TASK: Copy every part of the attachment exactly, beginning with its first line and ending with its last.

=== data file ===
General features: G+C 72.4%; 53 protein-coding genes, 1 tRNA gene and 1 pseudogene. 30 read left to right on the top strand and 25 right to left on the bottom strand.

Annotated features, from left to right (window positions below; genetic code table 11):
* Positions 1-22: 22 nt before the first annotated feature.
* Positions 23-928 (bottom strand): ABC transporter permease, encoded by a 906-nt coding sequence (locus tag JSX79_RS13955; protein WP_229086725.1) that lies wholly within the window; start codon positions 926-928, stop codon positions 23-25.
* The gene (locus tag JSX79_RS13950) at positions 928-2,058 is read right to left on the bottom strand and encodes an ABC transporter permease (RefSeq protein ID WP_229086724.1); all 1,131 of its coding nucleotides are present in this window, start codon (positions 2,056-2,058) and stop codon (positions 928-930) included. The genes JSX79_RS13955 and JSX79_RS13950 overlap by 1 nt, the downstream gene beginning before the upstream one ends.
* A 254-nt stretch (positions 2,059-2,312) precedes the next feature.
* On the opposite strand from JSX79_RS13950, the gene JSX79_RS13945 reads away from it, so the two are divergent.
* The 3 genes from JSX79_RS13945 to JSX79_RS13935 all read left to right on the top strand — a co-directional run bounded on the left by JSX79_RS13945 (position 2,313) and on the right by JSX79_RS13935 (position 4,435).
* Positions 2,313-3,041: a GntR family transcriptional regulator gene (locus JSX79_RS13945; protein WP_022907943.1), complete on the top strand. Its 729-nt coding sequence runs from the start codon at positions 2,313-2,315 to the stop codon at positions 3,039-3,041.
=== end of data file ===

General features: G+C 72.4%; 53 protein-coding genes, 1 tRNA gene and 1 pseudogene. 30 read left to right on the top strand and 25 right to left on the bottom strand.

Annotated features, from left to right (window positions below; genetic code table 11):
* Positions 1-22: 22 nt before the first annotated feature.
* Positions 23-928 (bottom strand): ABC transporter permease, encoded by a 906-nt coding sequence (locus tag JSX79_RS13955; protein WP_229086725.1) that lies wholly within the window; start codon positions 926-928, stop codon positions 23-25.
* The gene (locus tag JSX79_RS13950) at positions 928-2,058 is read right to left on the bottom strand and encodes an ABC transporter permease (RefSeq protein ID WP_229086724.1); all 1,131 of its coding nucleotides are present in this window, start codon (positions 2,056-2,058) and stop codon (positions 928-930) included. The genes JSX79_RS13955 and JSX79_RS13950 overlap by 1 nt, the downstream gene beginning before the upstream one ends.
* A 254-nt stretch (positions 2,059-2,312) precedes the next feature.
* On the opposite strand from JSX79_RS13950, the gene JSX79_RS13945 reads away from it, so the two are divergent.
* The 3 genes from JSX79_RS13945 to JSX79_RS13935 all read left to right on the top strand — a co-directional run bounded on the left by JSX79_RS13945 (position 2,313) and on the right by JSX79_RS13935 (position 4,435).
* Positions 2,313-3,041: a GntR family transcriptional regulator gene (locus JSX79_RS13945; protein WP_022907943.1), complete on the top strand. Its 729-nt coding sequence runs from the start codon at positions 2,313-2,315 to the stop codon at positions 3,039-3,041.